CPAs with the experience required to fill senior positions in major audit and assurance firms earn some of the top salaries in the profession.
CPA licensing is a must at that level, and highly recommended for those working their way up the ladder in either tax or assurance public accounting. These top earners, whose salaries represent the 90th percentile, earned about $101,870 in Mobile and $105,820 in Montgomery as of May 2020.
Accountants in Executive Roles
Chief Financial Officers with CPA credentials earned the highest salaries among all accounting professionals. In Alabama, these professionals earn an annual median salary of $161,290 with the highest earners (75th percentile and up) earn more than $208,000.
Salaries for General Accountants and Auditors Throughout Alabama
Accountants and auditors in the Birmingham-Hoover metro area took the lead as the highest paid in the state, as of May 2020:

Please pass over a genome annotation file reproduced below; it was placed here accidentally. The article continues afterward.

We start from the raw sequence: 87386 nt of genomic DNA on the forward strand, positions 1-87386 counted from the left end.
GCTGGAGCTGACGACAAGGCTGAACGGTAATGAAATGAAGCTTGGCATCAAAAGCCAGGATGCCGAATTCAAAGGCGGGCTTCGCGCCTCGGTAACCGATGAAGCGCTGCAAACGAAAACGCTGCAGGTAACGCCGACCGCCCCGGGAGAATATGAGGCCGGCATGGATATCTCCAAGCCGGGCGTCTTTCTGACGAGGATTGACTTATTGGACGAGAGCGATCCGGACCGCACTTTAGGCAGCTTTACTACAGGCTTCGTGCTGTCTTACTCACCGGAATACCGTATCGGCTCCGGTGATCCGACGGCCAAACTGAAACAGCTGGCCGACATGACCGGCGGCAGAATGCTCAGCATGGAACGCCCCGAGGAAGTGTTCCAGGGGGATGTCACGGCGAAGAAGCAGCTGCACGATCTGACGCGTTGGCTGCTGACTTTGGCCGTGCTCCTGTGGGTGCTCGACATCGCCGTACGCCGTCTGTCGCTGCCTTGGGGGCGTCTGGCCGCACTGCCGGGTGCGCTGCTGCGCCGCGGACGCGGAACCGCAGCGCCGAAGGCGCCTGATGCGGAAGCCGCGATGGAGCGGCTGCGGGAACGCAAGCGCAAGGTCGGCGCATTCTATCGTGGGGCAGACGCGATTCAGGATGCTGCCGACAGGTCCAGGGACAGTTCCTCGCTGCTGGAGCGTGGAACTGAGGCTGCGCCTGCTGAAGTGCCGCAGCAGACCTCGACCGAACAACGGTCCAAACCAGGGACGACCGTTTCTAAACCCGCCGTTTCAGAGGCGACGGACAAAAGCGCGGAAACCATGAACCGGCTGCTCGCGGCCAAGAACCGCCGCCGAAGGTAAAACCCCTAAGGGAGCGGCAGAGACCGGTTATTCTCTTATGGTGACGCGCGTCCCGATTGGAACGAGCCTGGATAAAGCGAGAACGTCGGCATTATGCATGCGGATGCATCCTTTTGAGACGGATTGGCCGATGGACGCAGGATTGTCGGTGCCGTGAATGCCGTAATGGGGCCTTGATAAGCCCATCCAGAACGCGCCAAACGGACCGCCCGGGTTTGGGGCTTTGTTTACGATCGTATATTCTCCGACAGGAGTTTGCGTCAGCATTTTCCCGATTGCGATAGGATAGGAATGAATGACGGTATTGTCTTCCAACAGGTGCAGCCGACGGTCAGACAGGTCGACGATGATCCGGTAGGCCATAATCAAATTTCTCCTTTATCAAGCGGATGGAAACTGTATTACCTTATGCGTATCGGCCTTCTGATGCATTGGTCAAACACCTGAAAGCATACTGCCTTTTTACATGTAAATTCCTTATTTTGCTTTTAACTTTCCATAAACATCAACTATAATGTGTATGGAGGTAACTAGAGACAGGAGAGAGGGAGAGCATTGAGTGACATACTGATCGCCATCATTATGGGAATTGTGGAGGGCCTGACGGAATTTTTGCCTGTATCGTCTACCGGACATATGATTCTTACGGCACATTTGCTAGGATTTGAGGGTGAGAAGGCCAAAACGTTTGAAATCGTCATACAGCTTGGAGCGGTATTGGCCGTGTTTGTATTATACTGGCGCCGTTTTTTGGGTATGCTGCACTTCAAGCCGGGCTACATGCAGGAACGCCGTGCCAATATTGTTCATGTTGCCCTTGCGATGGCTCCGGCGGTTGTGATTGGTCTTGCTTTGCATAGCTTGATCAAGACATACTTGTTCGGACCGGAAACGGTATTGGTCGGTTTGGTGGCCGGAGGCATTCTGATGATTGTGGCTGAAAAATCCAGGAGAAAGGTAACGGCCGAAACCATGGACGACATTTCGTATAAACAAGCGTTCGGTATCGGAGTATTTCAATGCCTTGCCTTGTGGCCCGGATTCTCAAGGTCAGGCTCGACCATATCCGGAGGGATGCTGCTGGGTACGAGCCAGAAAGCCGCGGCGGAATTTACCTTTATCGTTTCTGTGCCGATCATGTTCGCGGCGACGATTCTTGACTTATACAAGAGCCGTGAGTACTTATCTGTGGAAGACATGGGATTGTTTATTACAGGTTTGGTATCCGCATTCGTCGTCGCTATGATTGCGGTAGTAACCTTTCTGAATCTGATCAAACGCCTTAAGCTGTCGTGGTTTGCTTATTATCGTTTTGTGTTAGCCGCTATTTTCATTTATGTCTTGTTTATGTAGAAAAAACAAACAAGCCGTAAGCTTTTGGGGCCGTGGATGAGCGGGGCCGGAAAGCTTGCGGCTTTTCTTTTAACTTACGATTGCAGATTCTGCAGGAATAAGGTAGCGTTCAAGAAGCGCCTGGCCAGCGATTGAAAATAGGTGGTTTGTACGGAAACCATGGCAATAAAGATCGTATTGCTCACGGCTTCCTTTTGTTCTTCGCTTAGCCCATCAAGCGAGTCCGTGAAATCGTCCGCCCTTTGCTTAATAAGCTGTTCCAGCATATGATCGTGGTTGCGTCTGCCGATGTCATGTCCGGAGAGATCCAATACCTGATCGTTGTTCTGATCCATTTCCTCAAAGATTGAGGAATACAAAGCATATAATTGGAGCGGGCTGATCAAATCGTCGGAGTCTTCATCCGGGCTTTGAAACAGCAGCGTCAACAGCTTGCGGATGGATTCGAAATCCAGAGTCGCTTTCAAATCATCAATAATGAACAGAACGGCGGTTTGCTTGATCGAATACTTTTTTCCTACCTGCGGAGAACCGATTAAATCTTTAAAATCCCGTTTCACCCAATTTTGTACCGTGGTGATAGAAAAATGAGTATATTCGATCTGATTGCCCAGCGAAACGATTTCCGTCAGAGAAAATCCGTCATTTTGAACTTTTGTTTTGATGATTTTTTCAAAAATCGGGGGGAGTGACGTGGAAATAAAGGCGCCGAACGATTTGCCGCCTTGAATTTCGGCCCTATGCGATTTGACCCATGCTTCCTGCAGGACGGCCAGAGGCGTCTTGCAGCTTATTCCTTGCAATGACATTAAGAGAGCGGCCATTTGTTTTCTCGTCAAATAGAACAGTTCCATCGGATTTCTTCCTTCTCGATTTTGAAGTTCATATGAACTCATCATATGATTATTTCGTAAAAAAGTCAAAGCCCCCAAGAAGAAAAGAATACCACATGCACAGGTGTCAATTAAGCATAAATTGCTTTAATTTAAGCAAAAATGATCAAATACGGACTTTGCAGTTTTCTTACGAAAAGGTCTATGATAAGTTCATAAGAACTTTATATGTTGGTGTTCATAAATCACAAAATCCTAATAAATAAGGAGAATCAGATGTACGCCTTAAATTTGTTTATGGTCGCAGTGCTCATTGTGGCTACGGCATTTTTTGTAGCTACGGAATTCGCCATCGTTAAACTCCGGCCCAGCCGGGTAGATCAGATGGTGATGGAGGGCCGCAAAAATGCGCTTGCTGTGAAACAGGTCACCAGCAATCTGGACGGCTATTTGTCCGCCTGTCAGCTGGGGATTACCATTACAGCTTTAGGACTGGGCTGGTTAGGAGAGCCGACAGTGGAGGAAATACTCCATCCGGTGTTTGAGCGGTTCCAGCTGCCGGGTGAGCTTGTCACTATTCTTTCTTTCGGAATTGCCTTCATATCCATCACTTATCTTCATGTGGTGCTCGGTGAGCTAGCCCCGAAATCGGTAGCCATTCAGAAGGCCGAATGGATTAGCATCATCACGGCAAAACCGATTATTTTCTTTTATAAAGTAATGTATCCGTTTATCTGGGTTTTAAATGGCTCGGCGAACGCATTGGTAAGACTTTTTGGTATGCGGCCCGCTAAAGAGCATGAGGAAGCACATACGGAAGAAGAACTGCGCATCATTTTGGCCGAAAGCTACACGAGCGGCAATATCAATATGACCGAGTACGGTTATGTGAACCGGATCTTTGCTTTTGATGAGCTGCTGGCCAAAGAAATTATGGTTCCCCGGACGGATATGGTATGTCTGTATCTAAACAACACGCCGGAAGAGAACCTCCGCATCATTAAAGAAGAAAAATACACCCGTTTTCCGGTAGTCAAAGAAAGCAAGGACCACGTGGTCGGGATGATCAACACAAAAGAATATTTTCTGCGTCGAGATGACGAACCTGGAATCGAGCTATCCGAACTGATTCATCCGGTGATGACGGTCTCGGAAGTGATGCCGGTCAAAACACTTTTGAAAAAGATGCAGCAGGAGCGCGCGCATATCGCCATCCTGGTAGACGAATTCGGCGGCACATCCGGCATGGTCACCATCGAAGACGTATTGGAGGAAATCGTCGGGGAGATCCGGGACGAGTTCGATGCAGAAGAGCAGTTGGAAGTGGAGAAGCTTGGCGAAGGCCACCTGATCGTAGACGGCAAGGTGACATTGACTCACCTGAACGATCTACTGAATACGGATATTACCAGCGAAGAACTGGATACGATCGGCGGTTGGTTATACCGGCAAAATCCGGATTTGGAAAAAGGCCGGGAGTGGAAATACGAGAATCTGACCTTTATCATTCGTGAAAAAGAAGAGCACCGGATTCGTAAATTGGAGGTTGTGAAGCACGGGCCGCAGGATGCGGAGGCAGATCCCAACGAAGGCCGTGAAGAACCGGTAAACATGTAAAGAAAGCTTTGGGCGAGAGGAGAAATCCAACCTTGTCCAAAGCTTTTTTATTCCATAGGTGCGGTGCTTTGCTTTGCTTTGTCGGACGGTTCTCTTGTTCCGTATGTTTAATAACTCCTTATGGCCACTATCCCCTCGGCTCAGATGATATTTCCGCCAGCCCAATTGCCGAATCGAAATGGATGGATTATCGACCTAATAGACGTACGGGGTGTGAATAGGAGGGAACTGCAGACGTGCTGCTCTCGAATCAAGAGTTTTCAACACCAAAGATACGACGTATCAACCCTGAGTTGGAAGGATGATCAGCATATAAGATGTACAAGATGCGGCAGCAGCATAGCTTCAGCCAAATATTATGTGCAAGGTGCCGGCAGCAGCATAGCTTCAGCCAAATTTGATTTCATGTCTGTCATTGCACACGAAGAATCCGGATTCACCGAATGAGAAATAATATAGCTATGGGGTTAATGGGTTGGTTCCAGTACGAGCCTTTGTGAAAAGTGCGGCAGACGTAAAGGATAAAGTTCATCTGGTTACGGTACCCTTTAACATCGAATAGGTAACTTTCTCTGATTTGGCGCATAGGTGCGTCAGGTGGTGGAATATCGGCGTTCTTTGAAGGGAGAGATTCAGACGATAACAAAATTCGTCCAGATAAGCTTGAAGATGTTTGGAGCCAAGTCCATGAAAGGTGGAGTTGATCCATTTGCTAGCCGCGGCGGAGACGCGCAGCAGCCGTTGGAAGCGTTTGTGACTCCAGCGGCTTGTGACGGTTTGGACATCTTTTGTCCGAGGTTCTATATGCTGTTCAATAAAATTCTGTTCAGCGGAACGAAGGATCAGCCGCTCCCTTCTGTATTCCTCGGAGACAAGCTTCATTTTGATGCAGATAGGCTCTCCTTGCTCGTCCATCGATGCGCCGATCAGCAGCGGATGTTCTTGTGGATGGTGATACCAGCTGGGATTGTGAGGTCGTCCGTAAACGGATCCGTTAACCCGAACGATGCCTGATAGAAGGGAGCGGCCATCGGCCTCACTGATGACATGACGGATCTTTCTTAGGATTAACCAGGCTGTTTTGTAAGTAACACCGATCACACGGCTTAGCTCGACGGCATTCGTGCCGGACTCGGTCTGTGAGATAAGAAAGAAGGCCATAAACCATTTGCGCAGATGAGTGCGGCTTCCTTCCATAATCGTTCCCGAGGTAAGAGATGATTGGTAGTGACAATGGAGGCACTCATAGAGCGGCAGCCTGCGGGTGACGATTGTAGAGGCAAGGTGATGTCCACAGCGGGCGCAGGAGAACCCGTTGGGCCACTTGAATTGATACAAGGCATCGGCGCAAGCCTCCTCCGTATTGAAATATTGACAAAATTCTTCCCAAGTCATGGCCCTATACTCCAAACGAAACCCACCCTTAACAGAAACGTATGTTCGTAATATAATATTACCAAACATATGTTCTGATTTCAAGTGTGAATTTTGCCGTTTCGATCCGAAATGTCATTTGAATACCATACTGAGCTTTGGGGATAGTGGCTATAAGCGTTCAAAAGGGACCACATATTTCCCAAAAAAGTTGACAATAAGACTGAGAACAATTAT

(This broad classification includes accounting professionals in different areas of specialty, with different credentials, and with varying levels of experience.)
Tax Preparer Salaries in Alabama
Tax preparation work is often a steppingstone to a career in professional accountancy. Though they earn considerably less than accountants, the familiarity they develop with tax code can translate well to higher paying careers in accounting firms and other businesses.
May 2020 Bureau of Labor Statistics salary and job growth data for Accountants and Auditors, Financial Managers, Bookkeeping, Accounting and Auditing Clerks, and Chief Executives. Figures represent state data, not school specific information. Conditions in your area may vary.
Data accessed April 2021.
Job growth projections sourced from the Alabama Department of Labor and reported in the U.S. Department of Labor-funded Long Term Occupational Projections (2018-2028) database – https://projectionscentral.com/Projections/LongTerm.<!- mfunc search_btn -> <!- /mfunc search_btn ->